The Wattenmeer deserves the UNESCO pedigree -- or at least that was Chancellor Angela Merkel's opinion when she was still the Germany's environment minister and launched the application process back in the 1990s. The glittering expanse of North Sea coast is an unparalleled ecological treasure worldwide. A diverse array of plants and animals uniquely adapted to the rhythmic play of the tides thrive in the region's vast expanses of sand and tidal flats. There are up to 4,000 species in the saltwater wetlands of the North Sea coast, and 250 of them exist nowhere else in the world.

For a species to thrive there, it must be capable of withstanding salt water, flooding and dry periods. Animals that can survive under these conditions are richly rewarded with an abundance of mussels, worms, snails and shrimp. Of all habitats on earth, only the tropical rainforest contains more living biomass than the Wattenmeer.

As a result, there are more birds there than anywhere else in Central Europe. Up to 12 million migratory birds use the Wattenmeer as a resting place, gorging themselves on its abundant food sources in preparation for breeding. Up to 200,000 shelducks converge on the region around the Elbe River estuary each summer. They are protected there when they shed their flight feathers and have to survive for weeks in this vulnerable state.

And it is in this paradise, of all places, that RWE now hopes to prospect for oil?

"We are convinced that drilling for oil and protecting the environment are not mutually exclusive," Schuhbauer insists. He argues that drilling would not pose any danger to the region's flora and fauna.

Because the Wattenmeer is so unique, it irks conservationists to know that drilling has been going on in the region since 1985 -- the year when the Wattenmeer National Park was created. That same year, German authorities issued a permit to a consortium of oil exploration companies to install the Mittelplate drilling platform in the Wattenmeer. It's the only oil platform located in German waters.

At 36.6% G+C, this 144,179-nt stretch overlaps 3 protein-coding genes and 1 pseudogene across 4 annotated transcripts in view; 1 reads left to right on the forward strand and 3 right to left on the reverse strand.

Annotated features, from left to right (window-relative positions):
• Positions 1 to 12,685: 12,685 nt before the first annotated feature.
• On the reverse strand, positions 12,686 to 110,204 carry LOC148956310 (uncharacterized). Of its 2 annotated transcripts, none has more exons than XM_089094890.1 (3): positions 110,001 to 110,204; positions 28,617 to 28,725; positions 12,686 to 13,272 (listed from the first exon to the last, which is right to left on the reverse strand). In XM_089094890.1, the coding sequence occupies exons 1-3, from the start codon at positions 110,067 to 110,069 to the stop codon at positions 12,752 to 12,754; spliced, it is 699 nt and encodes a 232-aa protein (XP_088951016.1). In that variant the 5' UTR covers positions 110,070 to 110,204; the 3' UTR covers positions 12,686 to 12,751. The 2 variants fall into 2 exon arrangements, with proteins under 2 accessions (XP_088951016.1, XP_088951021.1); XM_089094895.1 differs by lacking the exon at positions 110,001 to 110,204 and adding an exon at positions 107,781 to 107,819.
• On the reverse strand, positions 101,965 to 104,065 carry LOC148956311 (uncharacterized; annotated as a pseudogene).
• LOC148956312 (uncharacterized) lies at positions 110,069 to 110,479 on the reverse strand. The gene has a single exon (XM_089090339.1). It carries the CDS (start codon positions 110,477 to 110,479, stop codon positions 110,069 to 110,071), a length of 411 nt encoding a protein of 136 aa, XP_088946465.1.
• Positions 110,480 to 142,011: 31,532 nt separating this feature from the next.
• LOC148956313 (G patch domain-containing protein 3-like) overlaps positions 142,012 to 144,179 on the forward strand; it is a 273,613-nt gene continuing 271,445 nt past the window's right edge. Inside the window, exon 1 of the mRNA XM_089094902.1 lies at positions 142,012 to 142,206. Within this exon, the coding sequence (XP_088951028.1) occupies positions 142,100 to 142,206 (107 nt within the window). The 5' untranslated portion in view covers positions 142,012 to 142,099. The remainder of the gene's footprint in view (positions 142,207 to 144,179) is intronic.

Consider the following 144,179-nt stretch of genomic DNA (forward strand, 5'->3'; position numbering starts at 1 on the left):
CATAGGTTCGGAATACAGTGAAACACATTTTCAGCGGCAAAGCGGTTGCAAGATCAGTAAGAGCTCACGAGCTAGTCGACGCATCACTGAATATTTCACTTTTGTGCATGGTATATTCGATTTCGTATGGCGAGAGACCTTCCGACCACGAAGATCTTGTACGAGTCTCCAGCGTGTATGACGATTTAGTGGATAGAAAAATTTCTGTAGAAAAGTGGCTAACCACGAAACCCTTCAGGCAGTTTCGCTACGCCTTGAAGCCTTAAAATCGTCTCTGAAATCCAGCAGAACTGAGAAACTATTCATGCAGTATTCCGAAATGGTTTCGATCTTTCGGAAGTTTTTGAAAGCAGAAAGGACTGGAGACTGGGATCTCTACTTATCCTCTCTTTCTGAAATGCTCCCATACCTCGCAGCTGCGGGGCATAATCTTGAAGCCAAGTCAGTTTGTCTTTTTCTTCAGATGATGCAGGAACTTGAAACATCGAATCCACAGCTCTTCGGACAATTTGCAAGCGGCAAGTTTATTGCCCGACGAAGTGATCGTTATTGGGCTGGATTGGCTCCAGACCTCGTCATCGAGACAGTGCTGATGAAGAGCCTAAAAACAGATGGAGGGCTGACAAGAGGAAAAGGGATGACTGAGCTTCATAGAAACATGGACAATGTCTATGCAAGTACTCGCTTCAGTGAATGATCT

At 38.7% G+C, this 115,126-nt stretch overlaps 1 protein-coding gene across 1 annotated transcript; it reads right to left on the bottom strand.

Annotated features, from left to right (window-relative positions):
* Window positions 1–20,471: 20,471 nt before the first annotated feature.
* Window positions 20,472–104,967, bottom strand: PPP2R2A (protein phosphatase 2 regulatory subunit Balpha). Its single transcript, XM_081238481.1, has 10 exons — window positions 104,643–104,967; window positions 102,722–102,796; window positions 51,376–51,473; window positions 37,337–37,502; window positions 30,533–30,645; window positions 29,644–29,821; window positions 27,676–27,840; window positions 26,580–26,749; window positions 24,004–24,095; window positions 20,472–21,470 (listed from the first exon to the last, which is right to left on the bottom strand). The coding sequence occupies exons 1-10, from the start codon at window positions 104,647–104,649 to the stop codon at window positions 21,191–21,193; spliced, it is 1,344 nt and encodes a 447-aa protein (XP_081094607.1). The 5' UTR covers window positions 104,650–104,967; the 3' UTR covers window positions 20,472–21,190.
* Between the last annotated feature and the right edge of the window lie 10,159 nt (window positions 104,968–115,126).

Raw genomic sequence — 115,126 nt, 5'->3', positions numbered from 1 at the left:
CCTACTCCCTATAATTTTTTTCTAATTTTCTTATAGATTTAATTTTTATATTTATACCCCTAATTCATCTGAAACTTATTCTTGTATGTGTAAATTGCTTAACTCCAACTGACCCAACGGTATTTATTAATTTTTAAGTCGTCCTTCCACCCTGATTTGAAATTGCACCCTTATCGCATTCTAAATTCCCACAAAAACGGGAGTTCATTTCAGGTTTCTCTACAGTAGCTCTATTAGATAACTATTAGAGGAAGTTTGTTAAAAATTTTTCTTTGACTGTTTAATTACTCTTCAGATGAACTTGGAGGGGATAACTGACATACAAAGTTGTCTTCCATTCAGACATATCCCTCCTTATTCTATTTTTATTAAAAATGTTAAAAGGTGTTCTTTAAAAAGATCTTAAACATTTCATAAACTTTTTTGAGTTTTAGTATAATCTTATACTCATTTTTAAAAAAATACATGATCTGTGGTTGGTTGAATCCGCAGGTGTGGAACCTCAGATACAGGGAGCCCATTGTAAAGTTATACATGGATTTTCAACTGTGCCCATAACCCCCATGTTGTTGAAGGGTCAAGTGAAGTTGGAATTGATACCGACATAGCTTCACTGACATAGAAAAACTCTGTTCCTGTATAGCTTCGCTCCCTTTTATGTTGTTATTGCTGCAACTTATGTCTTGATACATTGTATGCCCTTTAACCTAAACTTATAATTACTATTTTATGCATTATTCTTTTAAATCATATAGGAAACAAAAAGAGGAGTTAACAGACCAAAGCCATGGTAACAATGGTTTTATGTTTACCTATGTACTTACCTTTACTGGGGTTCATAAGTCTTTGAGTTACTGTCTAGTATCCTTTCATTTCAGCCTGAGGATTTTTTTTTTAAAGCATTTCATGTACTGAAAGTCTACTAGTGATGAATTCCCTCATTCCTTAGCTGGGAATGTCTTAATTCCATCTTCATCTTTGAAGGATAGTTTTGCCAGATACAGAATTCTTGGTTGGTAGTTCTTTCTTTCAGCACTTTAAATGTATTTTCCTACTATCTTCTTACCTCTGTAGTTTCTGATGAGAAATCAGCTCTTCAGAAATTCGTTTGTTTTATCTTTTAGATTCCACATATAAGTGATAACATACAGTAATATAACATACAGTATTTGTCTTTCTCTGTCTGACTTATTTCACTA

WWF's position is that the Mittelplate oil platform is a "deep wound in the Wattenmeer." The platform's operation, the environmental group claims, constantly interferes with the sensitive habitat. "A pipeline was built, power cables laid, dredgers excavate the ocean surface and supply ships disturb national park's birds and fish," the organization writes on its Web site. "WWF is calling for the oil production to be stopped."

"Stop the oil exploration in the Wattenmeer": Greenpeace and other environmental activists say oil companies have no businesss drilling in national parks.

"Stop the oil exploration in the Wattenmeer": Greenpeace and other environmental activists say oil companies have no businesss drilling in national parks.

But the consortium, which consists of RWE and Wintershall, a subsidiary of German chemical giant BASF, produces more than 2 million tons of oil a year from wells as deep as 2,000 to 3,000 meters (6,500 to 9,750 feet). This represents more than half of Germany's total oil production, making the reserves under the Wattenmeer Germany's equivalent of Texas.

"The reserves are roughly the equivalent of the oil we import from Azerbaijan, Saudi Arabia or Nigeria," Schuhbauer proudly points out. "With this operation, we are helping to secure Germany's oil supply."

Still, environmentalist Rösner argues that the amount of oil RWE extracts through its Wattenmeer wells is "so small that we could just as well do without it."

Whether or not the drilling would seriously disturb the region's ecosystem, Rösner has decided not to inflame the public with images of suffering seals and eider ducks. Rösner is against drilling in the park as a matter of principle, insisting that industry must must begin respecting the environment, at least in national parks.